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General Allen, cleared in email probe, weighs future

General John Allen, the commander of U.S. and NATO forces in Afghanistan, speaks during an interview in Kabul February 9, 2013. REUTERS/Moha
General John Allen, the commander of U.S. and NATO forces in Afghanistan, speaks during an interview in Kabul February 9, 2013. REUTERS/Moha

WASHINGTON (Reuters) - The man who ran the U.S. war effort in Afghanistan until this past weekend, General John Allen, is weighing whether he still wants the military's top job in Europe after being cleared of professional misconduct in a Pentagon probe, officials said on Wednesday.

Just days before his confirmation hearing for the European post last November, Allen became ensnared in the scandal that prompted retired General David Petraeus to resign as CIA director. Allen's emails with a Florida socialite emerged in the FBI investigation and were referred to the Pentagon.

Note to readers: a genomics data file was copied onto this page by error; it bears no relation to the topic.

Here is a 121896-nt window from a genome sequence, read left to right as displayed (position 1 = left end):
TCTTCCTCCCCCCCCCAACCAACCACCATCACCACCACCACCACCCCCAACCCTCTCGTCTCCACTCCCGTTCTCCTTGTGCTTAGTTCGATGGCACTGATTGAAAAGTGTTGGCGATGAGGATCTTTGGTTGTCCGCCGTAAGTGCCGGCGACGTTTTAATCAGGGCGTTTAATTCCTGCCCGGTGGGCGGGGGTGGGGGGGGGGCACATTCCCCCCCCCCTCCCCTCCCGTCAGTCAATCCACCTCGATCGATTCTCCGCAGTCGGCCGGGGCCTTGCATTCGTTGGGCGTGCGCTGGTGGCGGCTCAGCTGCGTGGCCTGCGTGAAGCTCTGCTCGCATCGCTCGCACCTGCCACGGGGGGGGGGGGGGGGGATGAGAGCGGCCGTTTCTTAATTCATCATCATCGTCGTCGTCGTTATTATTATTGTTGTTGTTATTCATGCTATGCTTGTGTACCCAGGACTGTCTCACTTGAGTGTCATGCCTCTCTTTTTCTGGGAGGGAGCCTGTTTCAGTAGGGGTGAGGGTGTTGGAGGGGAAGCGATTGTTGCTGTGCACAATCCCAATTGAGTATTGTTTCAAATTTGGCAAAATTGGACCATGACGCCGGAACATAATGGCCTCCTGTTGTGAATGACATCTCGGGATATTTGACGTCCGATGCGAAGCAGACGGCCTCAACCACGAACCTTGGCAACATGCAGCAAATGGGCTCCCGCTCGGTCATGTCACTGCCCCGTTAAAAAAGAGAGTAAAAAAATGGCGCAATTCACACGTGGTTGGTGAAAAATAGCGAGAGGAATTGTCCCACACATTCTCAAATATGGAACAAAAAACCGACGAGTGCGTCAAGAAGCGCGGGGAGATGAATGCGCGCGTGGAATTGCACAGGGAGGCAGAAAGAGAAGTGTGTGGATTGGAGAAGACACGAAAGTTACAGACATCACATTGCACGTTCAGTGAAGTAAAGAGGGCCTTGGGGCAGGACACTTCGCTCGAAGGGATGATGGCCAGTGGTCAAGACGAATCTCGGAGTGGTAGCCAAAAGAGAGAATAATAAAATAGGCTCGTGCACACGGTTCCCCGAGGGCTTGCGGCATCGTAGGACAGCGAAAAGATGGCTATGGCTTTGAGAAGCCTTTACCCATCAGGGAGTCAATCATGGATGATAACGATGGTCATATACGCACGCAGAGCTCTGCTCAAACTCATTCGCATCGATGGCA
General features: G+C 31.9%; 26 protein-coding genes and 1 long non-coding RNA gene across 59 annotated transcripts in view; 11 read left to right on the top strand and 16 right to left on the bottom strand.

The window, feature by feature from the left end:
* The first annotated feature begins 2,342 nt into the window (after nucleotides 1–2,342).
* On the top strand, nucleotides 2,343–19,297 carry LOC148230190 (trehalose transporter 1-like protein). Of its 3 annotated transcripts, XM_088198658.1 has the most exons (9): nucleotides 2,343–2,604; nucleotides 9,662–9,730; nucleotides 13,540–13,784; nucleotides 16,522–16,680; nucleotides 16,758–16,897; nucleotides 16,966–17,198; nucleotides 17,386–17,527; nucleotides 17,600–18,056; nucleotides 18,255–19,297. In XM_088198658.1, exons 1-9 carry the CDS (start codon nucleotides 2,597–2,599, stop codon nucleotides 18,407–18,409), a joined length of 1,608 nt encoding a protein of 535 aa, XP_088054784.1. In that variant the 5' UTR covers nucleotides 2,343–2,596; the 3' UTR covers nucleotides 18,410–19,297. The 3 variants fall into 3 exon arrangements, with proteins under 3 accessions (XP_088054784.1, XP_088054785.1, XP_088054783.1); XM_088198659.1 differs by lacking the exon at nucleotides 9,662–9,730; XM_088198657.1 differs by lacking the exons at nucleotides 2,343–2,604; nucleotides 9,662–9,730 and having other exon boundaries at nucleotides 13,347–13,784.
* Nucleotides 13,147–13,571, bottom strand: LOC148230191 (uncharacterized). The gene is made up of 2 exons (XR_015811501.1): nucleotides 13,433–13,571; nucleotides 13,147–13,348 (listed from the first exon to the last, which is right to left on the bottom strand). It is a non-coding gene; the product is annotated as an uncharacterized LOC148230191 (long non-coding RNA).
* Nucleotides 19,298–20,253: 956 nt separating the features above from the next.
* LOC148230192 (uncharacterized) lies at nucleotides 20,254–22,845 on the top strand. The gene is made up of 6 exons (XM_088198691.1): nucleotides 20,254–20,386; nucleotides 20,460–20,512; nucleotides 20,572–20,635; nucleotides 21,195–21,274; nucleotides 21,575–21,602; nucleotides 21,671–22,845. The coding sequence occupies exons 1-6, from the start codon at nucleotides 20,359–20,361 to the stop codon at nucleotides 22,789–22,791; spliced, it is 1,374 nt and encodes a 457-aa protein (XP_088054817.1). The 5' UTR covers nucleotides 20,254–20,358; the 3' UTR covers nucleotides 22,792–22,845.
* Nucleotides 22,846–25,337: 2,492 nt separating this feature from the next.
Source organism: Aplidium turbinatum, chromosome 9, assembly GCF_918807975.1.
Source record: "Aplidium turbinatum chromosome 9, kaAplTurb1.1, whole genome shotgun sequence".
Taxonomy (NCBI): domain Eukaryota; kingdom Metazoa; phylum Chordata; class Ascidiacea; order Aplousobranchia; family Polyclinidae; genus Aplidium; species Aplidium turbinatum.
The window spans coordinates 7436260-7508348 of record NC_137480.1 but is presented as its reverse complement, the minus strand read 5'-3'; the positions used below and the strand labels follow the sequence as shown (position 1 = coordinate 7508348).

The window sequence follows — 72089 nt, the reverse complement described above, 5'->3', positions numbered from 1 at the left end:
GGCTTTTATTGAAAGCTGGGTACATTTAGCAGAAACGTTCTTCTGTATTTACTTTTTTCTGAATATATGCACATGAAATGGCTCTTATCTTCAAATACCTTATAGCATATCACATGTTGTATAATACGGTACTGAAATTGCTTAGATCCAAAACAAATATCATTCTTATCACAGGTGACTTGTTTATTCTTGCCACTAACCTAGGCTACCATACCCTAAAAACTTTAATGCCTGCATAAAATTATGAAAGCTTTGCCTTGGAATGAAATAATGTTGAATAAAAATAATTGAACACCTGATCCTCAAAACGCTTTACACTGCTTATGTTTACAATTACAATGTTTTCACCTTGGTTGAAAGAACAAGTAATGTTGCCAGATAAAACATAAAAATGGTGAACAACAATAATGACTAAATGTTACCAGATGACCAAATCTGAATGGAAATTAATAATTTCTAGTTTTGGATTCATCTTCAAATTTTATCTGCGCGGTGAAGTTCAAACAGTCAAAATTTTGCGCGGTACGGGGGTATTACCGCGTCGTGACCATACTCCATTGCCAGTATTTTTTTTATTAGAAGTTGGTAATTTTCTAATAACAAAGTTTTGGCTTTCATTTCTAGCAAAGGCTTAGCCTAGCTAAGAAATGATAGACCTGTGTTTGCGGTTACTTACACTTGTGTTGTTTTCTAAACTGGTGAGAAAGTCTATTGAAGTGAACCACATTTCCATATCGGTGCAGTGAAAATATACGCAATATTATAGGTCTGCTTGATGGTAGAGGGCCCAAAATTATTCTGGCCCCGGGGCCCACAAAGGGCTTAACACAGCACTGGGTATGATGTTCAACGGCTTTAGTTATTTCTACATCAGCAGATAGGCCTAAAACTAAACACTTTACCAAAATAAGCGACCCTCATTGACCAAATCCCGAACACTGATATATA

A Pentagon probe last month cleared him of any wrongdoing and the White House announced it would proceed with Allen's nomination as NATO's supreme allied commander in Europe.

Allen is now weighing his options, officials say. Outgoing Defense Secretary Leon Panetta, who met with Allen on Tuesday, acknowledged the Marine general had been under tremendous pressure during his 19-month Afghan tour.

"My recommendation to him was: 'Take your time ... be with your family, think about what you need to do," Panetta recounted to reporters. "I think your country will always find a way to make use of your great services, but you've got to make the decision as to what you want to do in the future."

U.S. officials stressed Allen had not made a decision. Panetta also said Allen had not indicated to him whether he was likely to turn down the command post in Europe.

The fact he has not decided about his future, three weeks after the White House indicated it was moving ahead with his nomination, has sparked speculation about his next steps.

"Obviously we have tremendous confidence in him," Panetta said, adding he would do whatever he could to "make sure that he serves this country in whatever capacity he wants to serve this country."

(Reporting by Phil Stewart; Editing by Sandra Maler)

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